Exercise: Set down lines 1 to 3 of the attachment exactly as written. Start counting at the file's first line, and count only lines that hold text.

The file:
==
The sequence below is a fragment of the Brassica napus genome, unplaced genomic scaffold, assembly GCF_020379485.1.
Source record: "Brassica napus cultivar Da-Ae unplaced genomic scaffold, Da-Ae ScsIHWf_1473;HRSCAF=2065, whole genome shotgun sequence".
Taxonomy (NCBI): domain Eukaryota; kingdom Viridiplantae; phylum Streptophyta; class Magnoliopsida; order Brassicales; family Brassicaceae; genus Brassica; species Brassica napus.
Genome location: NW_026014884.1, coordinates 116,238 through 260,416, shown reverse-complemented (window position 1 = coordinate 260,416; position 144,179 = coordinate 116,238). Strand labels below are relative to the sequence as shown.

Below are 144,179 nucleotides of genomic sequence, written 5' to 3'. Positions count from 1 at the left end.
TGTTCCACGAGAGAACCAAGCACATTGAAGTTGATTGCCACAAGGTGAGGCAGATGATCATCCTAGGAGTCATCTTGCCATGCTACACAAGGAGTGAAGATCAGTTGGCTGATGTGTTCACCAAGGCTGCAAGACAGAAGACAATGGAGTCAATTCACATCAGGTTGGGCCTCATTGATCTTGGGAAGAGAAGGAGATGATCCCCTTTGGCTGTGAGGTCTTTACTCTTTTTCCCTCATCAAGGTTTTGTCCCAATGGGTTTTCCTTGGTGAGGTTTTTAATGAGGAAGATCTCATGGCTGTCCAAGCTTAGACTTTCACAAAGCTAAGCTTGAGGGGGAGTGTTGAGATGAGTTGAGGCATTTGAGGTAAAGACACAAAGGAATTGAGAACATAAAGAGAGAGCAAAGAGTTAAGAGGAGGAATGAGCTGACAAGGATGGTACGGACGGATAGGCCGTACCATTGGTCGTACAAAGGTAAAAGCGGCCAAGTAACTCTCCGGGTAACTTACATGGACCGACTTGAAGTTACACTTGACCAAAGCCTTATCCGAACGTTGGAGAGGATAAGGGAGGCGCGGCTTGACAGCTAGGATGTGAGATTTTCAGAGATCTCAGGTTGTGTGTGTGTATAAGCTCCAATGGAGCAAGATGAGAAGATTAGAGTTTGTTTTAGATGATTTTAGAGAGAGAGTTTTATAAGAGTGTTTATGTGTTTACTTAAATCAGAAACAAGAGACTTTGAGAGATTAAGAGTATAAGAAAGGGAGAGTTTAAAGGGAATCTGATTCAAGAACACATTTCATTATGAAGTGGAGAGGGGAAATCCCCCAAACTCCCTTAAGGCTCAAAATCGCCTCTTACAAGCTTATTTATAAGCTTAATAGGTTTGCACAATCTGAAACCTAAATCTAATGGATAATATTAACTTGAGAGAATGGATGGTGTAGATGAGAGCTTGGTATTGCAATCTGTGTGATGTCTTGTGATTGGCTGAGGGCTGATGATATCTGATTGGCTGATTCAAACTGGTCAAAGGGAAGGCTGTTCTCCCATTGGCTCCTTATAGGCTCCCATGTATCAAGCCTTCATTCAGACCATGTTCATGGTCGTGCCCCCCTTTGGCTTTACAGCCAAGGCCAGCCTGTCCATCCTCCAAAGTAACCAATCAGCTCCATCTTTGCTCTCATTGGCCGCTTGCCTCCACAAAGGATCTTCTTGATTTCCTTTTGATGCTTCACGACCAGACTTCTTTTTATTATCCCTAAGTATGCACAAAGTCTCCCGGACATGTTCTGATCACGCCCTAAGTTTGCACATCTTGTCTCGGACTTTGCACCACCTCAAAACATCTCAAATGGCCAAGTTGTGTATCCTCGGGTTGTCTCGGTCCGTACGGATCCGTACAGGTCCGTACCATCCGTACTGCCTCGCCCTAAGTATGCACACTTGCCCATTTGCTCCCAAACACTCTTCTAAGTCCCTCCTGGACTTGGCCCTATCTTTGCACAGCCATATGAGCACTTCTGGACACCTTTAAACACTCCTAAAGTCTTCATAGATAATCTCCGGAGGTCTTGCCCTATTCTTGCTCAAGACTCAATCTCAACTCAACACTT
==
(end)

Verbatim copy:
The sequence below is a fragment of the Brassica napus genome, unplaced genomic scaffold, assembly GCF_020379485.1.
Source record: "Brassica napus cultivar Da-Ae unplaced genomic scaffold, Da-Ae ScsIHWf_1473;HRSCAF=2065, whole genome shotgun sequence".
Taxonomy (NCBI): domain Eukaryota; kingdom Viridiplantae; phylum Streptophyta; class Magnoliopsida; order Brassicales; family Brassicaceae; genus Brassica; species Brassica napus.